The historic reliance on ex-pats for leadership roles in Africa is dwindling due to the rise of both indigenous and international companies committed to developing local talent. By nurturing career development in high potential African talent which in turn breeds corporate loyalty, the best African nationals are generally well looked after and are therefore not actively seeking new positions. They often remain ‘under the radar’, unable to be accessed through advertising or from local recruitment firms working purely on a contingent basis and the result is a common misconception that ‘there’s no good talent in Africa’.
Therefore in order to find this talent, companies need to take a more aggressive and proactive approach in order to attract the best African nationals for new projects and expansion. As a business, Executives in Africa are passionate about finding the highest calibre African talent for our clients, and with 70% of our successful hires being African nationals, the figures prove that it is possible.
Emerging and rapidly developing industries and sectors, such as Technology, Modern Retail, Real Estate and Renewables are where we are seeing most demand for talent across the continent. More specifically the types of clients seeking to recruit across Africa currently generally fall under the categories of innovator and disruptor businesses, such as FinTech companies, the most obvious of which is the mobile money sector.
Many of these start-up businesses are backed by huge investors looking for returns, but also driven by a passion to make an impact on the continent. With the impact angle, often comes a strong desire to hire local African nationals in key leadership positions.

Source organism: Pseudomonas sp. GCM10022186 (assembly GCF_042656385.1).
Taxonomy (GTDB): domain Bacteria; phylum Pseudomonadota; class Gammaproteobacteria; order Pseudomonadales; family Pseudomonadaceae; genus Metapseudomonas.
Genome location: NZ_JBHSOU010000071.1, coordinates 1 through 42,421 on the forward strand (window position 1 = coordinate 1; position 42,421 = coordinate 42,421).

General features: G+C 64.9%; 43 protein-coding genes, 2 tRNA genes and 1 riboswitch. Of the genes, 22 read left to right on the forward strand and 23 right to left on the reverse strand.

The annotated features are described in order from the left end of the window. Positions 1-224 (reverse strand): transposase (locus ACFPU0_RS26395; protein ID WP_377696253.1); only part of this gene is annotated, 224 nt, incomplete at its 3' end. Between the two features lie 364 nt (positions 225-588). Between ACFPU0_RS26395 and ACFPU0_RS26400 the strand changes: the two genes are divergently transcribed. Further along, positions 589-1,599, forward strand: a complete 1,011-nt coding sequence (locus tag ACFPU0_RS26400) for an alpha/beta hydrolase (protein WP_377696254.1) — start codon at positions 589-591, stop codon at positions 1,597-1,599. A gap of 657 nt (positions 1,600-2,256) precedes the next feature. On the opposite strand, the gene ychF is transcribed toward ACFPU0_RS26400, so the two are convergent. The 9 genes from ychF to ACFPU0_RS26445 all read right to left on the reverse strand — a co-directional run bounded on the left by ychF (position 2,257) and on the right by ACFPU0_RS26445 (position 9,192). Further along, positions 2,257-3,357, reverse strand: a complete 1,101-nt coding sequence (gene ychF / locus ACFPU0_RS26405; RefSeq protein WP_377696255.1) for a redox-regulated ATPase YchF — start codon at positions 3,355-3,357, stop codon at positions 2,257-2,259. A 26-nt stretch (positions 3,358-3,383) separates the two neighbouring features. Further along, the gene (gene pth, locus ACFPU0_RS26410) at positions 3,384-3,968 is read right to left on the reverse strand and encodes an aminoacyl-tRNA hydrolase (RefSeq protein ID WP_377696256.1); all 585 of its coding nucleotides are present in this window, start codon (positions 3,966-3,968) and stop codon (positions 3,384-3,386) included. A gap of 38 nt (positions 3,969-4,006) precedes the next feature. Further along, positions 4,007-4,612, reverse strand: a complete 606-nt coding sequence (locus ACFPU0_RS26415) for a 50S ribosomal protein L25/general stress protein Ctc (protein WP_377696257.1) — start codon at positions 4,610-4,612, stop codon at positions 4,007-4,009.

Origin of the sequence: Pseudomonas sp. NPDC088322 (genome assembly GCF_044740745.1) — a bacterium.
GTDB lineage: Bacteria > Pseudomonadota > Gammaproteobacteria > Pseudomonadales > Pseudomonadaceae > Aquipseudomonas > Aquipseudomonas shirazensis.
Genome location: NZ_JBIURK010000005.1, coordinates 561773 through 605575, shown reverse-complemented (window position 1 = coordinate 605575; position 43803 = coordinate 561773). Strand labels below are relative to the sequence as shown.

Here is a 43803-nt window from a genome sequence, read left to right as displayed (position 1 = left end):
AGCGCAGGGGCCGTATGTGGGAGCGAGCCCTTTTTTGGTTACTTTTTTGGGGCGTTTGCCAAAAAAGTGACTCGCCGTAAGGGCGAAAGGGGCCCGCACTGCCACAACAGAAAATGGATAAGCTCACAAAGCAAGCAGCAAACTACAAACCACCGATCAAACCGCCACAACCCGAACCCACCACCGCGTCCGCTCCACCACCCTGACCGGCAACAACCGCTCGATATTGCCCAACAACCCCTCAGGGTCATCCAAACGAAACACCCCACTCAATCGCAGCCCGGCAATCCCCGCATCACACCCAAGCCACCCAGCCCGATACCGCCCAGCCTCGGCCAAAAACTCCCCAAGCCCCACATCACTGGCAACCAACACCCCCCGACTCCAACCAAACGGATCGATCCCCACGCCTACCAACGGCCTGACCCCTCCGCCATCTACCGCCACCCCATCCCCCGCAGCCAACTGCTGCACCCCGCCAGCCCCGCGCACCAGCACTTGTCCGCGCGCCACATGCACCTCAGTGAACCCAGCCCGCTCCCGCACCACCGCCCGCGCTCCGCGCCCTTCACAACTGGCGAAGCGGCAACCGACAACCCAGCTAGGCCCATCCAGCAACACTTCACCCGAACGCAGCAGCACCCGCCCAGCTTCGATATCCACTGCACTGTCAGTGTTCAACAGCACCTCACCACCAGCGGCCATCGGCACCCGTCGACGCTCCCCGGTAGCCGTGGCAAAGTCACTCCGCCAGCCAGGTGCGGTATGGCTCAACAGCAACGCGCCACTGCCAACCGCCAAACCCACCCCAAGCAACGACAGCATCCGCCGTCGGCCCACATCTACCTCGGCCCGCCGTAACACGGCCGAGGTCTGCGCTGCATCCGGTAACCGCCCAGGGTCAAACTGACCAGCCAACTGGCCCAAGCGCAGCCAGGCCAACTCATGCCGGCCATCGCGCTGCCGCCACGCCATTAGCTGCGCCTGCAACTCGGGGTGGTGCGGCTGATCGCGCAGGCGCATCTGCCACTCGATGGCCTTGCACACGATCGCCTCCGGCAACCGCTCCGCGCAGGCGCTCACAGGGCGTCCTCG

For example we recently placed a female Zimbabwean CEO, headhunted from a business in Rwanda, for a mobile money business in Ethiopia. We are also currently completing a search for a COO for Africa for a high growth technology company looking to scale tenfold in the next five years. These types of role are hugely attractive to international calibre candidates looking to return to the continent and make an impact but also take on a challenging career position which is going to stretch them professionally as well.
For the COO Africa position, we presented a world class short list of candidates, all of whom held dual nationalities, having worked for significant periods in the UK or USA as well as at least 5 years’ experience on the continent. The short list included two Nigerians, an Egyptian, Ghanaian, Zimbabwean and a South African, currently based both on the continent and as far afield as the Caribbean and Canada
The Hard Discounter retail model which has been so successful in Europe with the likes of Aldi and Lidl, is another niche sector where we are seeing demand on the continent. Businesses like Shoprite and Game have had success across SSA in recent years but are aimed at a more middle class consumer, whereas the new hard discounter models are targeting the mass market shoppers and this specific model is considered as offering a real opportunity to attract consumers away from the traditional ‘market’ shopping into a modern retail environment.